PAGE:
Penance vs pittance

Penance and pittance are two words that are close in spelling and pronunciation and may be considered confusables. Confusables is a catch-all term for words that are often confused in usage. Two words or more than two words may be confused because they are similar in spelling, similar in pronunciation, or similar in meaning. These commonly confused words may be pronounced the same way or pronounced differently or may be spelled the same way or spelled differently, or may have different meanings or have almost different meanings; they may be homophones, homonyms, heteronyms, words that have a similar spelling, or words that have a similar meaning. Confusables often confound native speakers of English, and they may be difficult for ESL students and those learning English to understand. Confusables are misspelled, misused words and may be nouns, verbs, adjectives, adverbs, prepositions, or any other part of speech. Spelling rules in English are not dependable; there are many exceptions. Often, the best procedure for learning commonly misused words and commonly confused words in English is to make word lists of English words for the learner to study. A spell checker will rarely find this type of mistake in English vocabulary, so do not rely on spell check but instead, learn to spell and learn the definitions of words. Even a participant in a spelling bee like the National Spelling Bee will ask for an example of a confusable in a sentence, so that she understands which word she is to spell by using context clues. Confusables are often used in wordplay like puns. We will examine the different meanings of the confusables penance and pittance, the word origins of the terms, and some examples of their English usage in sentences.

Penance is reparation for a transgression; it is punishment or a discipline one imposes on oneself to repent of wrongdoing. Penance is a sacrament in the Christian church where a penitent confesses sins to a priest and the priest grants absolution, in exchange for reparation. The word penance is derived from the Latin word, paenitentia, which means repentance.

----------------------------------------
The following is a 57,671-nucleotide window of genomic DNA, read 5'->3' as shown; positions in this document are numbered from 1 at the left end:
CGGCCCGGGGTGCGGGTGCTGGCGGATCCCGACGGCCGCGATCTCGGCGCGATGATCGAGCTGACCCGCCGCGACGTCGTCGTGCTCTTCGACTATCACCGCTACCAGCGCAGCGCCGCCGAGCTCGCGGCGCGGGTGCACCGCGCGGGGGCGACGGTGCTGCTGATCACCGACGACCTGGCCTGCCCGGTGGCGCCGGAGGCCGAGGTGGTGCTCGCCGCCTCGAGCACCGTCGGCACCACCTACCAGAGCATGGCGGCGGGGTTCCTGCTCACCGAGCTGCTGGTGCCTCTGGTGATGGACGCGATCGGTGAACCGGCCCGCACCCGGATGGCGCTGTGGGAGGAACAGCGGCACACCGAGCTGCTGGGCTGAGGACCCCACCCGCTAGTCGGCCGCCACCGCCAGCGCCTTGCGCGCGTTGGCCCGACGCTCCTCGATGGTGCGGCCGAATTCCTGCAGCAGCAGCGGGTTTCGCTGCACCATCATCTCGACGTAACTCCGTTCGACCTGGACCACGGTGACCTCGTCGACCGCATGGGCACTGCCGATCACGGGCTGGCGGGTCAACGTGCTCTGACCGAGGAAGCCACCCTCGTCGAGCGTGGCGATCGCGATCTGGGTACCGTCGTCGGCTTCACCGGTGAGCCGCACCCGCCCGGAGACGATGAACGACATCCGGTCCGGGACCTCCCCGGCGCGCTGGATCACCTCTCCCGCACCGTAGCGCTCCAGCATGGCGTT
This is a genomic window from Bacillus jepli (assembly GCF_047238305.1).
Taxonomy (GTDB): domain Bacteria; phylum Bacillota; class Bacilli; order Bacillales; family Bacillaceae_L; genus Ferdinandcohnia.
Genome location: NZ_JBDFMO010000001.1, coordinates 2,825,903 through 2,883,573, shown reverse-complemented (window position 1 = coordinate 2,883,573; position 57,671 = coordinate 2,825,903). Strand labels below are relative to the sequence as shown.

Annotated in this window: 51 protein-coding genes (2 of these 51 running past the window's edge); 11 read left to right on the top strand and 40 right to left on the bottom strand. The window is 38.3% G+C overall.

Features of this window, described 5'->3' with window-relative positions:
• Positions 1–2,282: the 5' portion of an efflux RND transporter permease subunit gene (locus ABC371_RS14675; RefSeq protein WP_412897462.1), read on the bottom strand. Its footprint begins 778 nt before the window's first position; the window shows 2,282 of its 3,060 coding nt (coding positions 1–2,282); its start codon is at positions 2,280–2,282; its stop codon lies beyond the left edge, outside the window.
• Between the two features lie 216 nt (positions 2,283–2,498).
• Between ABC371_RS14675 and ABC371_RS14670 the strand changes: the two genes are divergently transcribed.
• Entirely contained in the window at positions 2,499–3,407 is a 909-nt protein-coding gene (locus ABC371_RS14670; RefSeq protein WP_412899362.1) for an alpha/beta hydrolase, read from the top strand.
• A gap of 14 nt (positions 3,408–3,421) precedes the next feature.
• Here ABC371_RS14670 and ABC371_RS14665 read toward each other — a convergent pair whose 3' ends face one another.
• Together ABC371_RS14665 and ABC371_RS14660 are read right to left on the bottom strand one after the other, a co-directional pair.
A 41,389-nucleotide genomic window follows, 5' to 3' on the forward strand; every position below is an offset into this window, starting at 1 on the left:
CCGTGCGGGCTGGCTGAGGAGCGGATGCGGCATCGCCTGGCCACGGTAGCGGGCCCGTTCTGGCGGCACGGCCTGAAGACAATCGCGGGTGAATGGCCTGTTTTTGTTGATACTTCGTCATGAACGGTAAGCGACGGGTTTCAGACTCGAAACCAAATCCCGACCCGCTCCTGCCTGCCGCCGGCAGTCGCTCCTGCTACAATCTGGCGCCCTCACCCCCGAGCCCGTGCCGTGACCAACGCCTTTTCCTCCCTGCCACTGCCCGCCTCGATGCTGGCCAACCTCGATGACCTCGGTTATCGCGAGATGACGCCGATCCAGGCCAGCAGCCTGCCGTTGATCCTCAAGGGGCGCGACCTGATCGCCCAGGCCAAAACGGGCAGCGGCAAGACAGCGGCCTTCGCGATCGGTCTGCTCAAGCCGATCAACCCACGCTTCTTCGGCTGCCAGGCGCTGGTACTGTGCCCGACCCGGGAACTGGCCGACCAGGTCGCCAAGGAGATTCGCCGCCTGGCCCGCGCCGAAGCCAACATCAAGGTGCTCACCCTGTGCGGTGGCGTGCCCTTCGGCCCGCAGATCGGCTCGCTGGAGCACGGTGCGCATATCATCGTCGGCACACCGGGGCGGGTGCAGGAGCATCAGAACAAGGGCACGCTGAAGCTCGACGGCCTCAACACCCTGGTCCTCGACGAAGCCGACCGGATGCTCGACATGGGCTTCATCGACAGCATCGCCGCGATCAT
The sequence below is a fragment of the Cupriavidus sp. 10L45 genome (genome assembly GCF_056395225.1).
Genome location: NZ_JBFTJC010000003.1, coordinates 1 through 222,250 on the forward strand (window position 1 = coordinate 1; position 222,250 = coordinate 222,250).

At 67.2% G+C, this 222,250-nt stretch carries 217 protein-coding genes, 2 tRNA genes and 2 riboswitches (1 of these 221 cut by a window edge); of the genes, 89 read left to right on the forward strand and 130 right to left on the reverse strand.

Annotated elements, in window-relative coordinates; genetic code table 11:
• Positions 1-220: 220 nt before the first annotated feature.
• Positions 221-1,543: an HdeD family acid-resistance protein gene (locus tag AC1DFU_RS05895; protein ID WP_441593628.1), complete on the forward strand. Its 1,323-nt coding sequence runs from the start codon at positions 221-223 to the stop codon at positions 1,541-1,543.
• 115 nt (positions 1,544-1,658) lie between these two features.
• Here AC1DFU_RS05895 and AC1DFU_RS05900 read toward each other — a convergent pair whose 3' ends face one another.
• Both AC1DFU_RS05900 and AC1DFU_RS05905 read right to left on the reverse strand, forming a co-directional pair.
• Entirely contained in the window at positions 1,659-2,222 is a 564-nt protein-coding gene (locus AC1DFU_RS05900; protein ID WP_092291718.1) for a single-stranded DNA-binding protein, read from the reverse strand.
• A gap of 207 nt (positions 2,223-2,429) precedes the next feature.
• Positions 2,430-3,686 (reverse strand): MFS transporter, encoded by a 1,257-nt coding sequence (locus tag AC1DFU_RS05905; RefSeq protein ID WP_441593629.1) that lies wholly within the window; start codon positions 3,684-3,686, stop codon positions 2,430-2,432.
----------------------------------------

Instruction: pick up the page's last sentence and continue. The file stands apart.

A pittance is a trivial amount of money; a pittance is insufficient. The word pittance is derived from the Latin word, pietas, meaning pity.

Examples

Senior members of France’s Roman Catholic hierarchy knelt in a show of penance at the shrine of Lourdes on Saturday, a day after bishops accepted the church’s responsibility for decades of child abuse. (Guardian)

A day after praising West Bengal Chief Minister Mamata Banerjee for rising as the “face of Opposition” for the 2024 Lok Sabha election, BJP’s Tripura MLA Ashish Das Tuesday shaved his head and offered puja at Kolkata’s Kalighat Temple as a mark of penance and announced to give up his MLAship and leave the saffron party. (Indian Express)

While this is a high price compared with the recent past, it’s still a small pittance compared to the price of a full share of Tesla (NASDAQ: TSLA) stock. (Winston-Salem Journal)

Zooming through the West Bank desert on their lawbreaking quest to transport desperate Palestinian workers across the border into Israel, the Bedouin drivers bravely dodge occupying forces day in and day out, risking serious jail time for a pittance. (Filmmaker Magazine)

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